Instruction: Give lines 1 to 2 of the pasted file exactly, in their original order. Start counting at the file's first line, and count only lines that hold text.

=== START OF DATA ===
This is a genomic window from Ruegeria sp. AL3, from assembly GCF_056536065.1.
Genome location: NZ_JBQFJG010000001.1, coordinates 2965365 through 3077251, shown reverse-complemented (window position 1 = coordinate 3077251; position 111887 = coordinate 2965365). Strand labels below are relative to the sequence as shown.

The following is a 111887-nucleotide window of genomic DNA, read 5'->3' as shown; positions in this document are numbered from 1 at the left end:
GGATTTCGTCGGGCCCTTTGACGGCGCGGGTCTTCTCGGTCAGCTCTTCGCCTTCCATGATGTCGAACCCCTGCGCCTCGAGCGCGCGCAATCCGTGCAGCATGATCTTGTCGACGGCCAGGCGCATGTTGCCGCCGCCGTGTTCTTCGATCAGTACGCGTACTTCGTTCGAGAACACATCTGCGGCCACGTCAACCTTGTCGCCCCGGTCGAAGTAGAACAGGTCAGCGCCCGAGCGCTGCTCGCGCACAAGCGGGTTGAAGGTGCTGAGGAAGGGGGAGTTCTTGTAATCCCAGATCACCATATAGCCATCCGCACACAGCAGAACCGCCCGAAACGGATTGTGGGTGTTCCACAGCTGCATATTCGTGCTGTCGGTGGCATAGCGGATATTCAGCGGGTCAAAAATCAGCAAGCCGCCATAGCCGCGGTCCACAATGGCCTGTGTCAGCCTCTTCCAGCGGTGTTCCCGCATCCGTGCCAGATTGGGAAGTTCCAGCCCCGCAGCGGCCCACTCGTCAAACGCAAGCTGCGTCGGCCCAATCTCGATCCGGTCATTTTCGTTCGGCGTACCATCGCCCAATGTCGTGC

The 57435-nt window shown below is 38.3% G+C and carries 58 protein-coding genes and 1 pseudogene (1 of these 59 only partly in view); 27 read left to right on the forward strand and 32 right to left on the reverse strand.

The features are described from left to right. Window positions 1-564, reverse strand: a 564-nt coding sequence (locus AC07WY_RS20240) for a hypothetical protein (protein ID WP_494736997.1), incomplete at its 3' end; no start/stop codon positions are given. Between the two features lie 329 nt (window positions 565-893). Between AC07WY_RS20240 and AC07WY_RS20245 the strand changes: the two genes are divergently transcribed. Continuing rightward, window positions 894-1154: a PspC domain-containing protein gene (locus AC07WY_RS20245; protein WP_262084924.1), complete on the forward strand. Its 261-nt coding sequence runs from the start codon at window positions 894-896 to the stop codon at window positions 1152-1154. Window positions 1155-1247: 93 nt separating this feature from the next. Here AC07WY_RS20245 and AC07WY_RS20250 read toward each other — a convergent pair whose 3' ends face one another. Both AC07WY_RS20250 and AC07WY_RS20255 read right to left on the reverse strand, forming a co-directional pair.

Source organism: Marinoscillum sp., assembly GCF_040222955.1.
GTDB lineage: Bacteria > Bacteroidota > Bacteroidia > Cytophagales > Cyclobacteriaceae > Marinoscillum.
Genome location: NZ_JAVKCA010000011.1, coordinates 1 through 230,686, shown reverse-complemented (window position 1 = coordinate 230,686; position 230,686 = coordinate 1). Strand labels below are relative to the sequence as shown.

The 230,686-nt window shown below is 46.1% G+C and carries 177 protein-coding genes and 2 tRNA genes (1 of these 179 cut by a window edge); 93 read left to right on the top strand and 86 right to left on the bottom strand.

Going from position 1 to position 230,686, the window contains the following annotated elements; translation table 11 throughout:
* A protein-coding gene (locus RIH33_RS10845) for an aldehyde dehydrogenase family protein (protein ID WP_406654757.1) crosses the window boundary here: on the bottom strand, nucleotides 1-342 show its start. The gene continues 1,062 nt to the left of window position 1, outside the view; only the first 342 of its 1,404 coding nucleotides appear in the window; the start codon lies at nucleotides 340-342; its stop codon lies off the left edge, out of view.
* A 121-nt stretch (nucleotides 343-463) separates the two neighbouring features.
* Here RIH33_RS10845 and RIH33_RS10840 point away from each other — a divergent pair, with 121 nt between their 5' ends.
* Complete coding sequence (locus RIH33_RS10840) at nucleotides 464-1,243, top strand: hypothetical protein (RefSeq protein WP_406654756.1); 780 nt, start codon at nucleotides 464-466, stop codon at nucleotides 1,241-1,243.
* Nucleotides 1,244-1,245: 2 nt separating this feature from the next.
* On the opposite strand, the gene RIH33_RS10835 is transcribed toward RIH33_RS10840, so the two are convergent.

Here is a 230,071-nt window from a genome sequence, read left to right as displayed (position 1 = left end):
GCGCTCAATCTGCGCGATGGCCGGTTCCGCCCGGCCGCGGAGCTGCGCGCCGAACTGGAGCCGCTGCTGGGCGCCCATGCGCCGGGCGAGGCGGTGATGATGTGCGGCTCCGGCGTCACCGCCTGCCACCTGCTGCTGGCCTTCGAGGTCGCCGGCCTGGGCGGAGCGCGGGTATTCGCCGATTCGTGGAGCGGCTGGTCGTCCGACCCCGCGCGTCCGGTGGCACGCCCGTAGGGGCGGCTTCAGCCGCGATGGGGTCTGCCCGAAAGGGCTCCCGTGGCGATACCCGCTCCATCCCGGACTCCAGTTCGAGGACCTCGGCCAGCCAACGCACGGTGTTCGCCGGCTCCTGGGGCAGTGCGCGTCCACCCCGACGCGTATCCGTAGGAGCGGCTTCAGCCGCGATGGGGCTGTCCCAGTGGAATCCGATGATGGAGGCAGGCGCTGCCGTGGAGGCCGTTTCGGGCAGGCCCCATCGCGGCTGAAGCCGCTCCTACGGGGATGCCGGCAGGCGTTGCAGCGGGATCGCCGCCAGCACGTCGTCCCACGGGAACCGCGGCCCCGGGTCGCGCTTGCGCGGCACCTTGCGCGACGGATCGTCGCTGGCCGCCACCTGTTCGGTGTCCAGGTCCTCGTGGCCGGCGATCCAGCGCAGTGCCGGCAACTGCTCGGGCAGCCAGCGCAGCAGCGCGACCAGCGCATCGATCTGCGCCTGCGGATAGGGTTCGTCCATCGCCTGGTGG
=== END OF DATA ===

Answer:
This is a genomic window from Ruegeria sp. AL3, from assembly GCF_056536065.1.
Genome location: NZ_JBQFJG010000001.1, coordinates 2965365 through 3077251, shown reverse-complemented (window position 1 = coordinate 3077251; position 111887 = coordinate 2965365). Strand labels below are relative to the sequence as shown.